Business ethics speaker shares advice on leadership
The chairman of USAA, one of the nation’s leading insurance and financial services companies, has advice for today’s business students: behave yourself, because those who one day work for you will follow your lead. Retired U.S. Army Lt. Gen. John Moellering offered that wisdom and more on Tuesday for the 2011 “Ethics in Business” Speaker Series presented by the Martha and Spencer Love School of Business.
Speaking in the LaRose Digital Theatre, Moellering shared stories of his post-Army career, which included more than a decade with Lear Siegler Services Inc. of Annapolis, Md. He offered examples of ethical dilemmas he faced as a business leader, including what he described as nepotism that had poisoned the company culture prior to his arrival. Less than two months after he was named CEO, Moellering took action.
“We fired all of them,” Moellering said of the male relatives that he said had secured top management positions for themselves and, in some instances, for their mistresses. “Then we changed the locks on the front door and got a security guard 24/7. Someone keyed my car. I got death threats. But you know, it was the right thing to do.”
Moellering also offered observations on corporate malfeasance that rocked the American economy starting with the savings and loan scandal of the 1980s and ending with the nation’s real estate meltdown of recent years. He spared no criticism of the men who ran their companies into the ground - Enron, WorldCom, Freddie Mac and Fannie Mae, among others - and whose greed led Congress to impose new safeguards that, in their own way, stifle growth.
“If you analyze each of these cases, you find that most of it traces back to arrogance. Each of the principals was widely successful as a business leader and each began to think he was the smartest man in the room. He began to believe that you didn’t need to live by the conventional rules, that he was creating a new paradigm,” Moellering said. “Self confidence is a prime requirement of a good business leader, but self confidence carried too far becomes arrogance, and that spells trouble.”
Moellering called on business schools that haven’t already done so to reinforce ethics as part of their core curriculum. And he advised students in the room to be careful of their own actions as they climb the corporate ladder.
“People pay close attention to what those at the top are doing,” he said, “and they pay very close attention to what is rewarded and what its punished.”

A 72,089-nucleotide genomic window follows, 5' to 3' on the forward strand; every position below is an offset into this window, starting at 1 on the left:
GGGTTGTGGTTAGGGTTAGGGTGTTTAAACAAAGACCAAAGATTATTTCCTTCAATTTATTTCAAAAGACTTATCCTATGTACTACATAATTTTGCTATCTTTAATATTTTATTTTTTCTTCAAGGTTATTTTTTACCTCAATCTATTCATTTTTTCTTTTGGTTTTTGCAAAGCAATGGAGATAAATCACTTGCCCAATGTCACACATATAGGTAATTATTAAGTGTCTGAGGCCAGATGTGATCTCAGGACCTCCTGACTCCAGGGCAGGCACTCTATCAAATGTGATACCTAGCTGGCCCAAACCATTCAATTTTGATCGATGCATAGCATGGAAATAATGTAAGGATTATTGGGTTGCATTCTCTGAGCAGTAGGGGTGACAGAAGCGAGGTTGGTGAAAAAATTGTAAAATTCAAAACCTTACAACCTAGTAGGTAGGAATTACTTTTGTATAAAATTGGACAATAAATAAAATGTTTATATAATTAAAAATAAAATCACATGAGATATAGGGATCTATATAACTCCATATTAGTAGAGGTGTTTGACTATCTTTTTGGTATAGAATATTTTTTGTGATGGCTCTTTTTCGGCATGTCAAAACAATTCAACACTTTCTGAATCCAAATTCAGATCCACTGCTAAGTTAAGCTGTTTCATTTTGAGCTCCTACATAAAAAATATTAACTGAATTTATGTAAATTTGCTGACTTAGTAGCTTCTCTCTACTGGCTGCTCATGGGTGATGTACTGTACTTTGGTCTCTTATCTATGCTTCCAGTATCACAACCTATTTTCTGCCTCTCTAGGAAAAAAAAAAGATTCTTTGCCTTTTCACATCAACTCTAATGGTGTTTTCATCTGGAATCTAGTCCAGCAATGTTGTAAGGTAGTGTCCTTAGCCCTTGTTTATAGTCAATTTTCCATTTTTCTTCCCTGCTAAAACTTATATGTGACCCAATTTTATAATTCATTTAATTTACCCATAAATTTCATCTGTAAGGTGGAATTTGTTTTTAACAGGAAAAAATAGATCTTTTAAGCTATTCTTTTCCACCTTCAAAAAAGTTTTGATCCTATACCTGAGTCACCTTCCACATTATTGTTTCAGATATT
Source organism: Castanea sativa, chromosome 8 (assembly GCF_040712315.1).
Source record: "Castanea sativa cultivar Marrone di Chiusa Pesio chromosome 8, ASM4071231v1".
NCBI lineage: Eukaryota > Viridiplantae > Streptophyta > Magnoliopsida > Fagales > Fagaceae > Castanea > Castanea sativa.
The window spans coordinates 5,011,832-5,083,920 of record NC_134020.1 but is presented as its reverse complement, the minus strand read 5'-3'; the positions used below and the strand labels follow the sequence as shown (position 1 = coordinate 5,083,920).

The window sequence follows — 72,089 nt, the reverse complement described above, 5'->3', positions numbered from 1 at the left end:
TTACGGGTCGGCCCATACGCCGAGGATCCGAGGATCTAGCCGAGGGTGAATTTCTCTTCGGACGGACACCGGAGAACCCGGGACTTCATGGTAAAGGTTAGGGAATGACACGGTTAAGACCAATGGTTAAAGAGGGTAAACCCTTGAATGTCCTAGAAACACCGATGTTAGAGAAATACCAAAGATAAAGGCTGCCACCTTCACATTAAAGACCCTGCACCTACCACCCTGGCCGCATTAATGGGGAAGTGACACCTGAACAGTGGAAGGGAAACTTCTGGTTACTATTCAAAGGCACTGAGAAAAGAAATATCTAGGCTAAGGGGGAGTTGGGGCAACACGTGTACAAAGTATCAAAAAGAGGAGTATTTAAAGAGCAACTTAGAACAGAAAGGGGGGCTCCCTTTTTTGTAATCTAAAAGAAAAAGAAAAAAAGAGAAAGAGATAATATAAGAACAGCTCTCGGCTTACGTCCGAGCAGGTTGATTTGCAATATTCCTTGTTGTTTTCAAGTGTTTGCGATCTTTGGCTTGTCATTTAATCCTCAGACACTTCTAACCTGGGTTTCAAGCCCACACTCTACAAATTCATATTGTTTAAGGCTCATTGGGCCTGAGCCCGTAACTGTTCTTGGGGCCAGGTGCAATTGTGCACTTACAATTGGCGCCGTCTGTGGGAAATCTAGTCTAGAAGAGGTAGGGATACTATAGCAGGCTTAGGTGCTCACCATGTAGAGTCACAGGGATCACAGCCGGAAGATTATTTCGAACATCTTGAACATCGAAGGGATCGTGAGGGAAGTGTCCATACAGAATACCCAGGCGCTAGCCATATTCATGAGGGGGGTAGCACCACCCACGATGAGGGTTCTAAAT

In 2007, Moellering was named chairman of USAA, a Fortune 200 insurance and diversified financial services company, having served on the USAA board for 11 years. USAA is number 132 on the Fortune 500 list with $97 billion in assets.
During his more than 12 years with Lear Siegler Services Inc., Moellering helped the company expand from a field services business to a contract services company that provided numerous maintenance, flight training, systems integration and engineering services to government agencies and commercial customers worldwide, including a large operation in Europe.
In March 2002, Moellering formed JM Associates, a consulting business that includes management consulting, teaching and writing for publication. A 1959 graduate of West Point, Moellering holds a Master of Science degree in engineering from the University of California, Berkeley, and is a graduate of the Stanford Business School Marketing Management Program for Senior Executives.
Moellering retired from the U.S. Army as a three-star general in 1987 with 28 years of service.
Key staff assignments included service as a White House Fellow on the White House staff; teaching on the engineering and history department faculties at West Point; executive to the Army Chief of Staff in the Pentagon; and finally, assistant to the chairman of the Joint Chiefs of Staff.
Moellering has been active in many civic and charitable organizations. He is an adjunct faculty member of the Kenan-Flagler Business School at the University of North Carolina, is a member of the board of directors of the National Defense Industrial Association, and was a founding member of the School of Business Administration Advisory Board of the Citadel.
He also serves on the boards of RTI International and the Thayer Leader Development Group of West Point. He is a frequent lecturer on leadership, business, ethics and the global war on terrorism. He and his wife have two sons and a daughter.
The event was co-sponsored by Beta Alpha Psi, the PRME initiative and the Love School of Business.